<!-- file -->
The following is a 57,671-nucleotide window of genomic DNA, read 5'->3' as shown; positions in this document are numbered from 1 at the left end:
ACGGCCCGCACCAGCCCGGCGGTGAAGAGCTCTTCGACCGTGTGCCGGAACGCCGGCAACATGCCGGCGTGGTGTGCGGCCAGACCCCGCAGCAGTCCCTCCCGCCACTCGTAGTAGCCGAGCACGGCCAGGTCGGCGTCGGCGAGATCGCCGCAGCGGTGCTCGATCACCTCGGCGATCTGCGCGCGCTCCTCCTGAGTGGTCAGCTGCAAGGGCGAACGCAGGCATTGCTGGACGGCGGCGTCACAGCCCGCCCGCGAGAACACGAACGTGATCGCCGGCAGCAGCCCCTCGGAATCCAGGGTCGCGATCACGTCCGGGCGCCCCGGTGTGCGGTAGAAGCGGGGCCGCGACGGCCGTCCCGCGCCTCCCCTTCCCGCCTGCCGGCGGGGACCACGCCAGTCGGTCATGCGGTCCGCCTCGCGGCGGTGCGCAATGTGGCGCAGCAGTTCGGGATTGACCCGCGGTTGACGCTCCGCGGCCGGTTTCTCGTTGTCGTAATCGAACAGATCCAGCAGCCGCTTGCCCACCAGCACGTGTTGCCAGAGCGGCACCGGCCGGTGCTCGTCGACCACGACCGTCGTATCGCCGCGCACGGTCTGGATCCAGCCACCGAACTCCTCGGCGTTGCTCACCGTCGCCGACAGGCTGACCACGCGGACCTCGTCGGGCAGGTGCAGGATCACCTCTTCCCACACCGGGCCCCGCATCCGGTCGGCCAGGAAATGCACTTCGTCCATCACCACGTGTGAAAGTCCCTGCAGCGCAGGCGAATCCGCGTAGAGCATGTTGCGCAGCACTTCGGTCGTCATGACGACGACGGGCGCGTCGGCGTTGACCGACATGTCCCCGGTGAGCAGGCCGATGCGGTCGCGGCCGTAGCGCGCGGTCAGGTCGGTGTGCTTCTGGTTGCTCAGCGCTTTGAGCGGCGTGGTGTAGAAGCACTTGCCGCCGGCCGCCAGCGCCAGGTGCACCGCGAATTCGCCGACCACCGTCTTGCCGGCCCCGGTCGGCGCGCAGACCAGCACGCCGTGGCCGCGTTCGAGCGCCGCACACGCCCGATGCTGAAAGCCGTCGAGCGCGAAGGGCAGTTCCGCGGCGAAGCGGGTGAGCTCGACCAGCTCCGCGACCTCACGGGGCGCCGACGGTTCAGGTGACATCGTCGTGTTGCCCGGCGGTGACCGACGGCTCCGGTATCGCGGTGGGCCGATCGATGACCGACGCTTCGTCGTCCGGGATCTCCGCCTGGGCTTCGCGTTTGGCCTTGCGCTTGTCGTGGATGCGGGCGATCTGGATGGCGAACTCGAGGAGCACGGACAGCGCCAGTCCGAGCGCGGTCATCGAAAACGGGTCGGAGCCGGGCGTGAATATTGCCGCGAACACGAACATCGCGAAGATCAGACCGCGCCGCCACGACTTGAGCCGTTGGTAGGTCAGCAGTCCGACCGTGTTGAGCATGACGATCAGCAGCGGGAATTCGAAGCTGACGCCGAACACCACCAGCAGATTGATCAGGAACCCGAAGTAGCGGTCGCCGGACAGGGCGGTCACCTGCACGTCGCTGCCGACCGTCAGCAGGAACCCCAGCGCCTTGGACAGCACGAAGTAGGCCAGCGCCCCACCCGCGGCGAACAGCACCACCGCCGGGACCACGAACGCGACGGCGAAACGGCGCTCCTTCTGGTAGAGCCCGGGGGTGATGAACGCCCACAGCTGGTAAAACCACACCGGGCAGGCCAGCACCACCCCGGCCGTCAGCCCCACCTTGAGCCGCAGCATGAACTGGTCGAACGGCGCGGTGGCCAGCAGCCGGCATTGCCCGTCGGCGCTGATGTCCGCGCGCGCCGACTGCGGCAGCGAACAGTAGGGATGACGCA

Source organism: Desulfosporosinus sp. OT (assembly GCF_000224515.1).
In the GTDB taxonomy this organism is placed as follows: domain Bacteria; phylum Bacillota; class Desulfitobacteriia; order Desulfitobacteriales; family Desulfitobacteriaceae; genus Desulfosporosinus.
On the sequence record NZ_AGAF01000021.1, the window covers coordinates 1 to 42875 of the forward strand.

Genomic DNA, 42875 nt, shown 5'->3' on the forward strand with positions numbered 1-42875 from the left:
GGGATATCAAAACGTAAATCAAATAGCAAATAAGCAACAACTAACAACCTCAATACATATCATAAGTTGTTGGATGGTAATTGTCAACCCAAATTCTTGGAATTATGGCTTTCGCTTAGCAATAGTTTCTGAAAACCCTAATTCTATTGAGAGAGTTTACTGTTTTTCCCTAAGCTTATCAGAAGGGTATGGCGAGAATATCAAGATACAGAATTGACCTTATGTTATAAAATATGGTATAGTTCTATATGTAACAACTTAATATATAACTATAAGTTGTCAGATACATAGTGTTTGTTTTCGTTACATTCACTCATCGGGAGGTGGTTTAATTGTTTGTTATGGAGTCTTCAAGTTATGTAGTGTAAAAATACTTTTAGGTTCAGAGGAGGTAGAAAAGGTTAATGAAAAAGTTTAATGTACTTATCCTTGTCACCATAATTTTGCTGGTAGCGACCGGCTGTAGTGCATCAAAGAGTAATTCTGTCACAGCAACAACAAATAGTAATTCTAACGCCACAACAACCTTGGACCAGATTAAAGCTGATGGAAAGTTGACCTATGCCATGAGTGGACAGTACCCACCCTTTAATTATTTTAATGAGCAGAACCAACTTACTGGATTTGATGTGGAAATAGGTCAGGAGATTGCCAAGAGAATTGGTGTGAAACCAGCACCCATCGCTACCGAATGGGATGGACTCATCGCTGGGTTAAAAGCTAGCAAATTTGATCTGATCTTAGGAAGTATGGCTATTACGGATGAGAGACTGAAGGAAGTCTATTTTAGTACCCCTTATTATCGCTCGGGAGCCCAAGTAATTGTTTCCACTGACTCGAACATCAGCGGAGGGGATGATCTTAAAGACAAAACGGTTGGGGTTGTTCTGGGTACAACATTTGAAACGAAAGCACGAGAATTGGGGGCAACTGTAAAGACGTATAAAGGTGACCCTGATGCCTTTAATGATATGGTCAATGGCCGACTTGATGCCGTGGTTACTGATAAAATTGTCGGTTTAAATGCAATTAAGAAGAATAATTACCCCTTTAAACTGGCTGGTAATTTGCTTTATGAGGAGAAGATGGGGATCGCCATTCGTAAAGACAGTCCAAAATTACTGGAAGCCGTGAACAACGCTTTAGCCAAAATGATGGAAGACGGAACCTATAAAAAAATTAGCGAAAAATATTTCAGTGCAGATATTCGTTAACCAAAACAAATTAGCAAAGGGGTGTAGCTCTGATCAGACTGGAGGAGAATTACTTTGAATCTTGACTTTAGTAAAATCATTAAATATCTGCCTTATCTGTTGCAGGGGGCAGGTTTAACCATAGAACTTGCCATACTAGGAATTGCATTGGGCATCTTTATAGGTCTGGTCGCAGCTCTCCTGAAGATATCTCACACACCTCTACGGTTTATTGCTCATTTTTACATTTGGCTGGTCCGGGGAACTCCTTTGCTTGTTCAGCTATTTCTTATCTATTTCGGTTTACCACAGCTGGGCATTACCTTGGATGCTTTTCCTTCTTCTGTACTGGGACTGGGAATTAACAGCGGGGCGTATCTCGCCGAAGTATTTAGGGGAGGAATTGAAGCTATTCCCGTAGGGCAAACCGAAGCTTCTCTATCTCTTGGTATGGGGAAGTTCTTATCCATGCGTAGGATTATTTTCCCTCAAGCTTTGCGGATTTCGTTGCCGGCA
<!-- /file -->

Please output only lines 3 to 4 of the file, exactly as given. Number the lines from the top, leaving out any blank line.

Source organism: Desulfosporosinus sp. OT (assembly GCF_000224515.1).
In the GTDB taxonomy this organism is placed as follows: domain Bacteria; phylum Bacillota; class Desulfitobacteriia; order Desulfitobacteriales; family Desulfitobacteriaceae; genus Desulfosporosinus.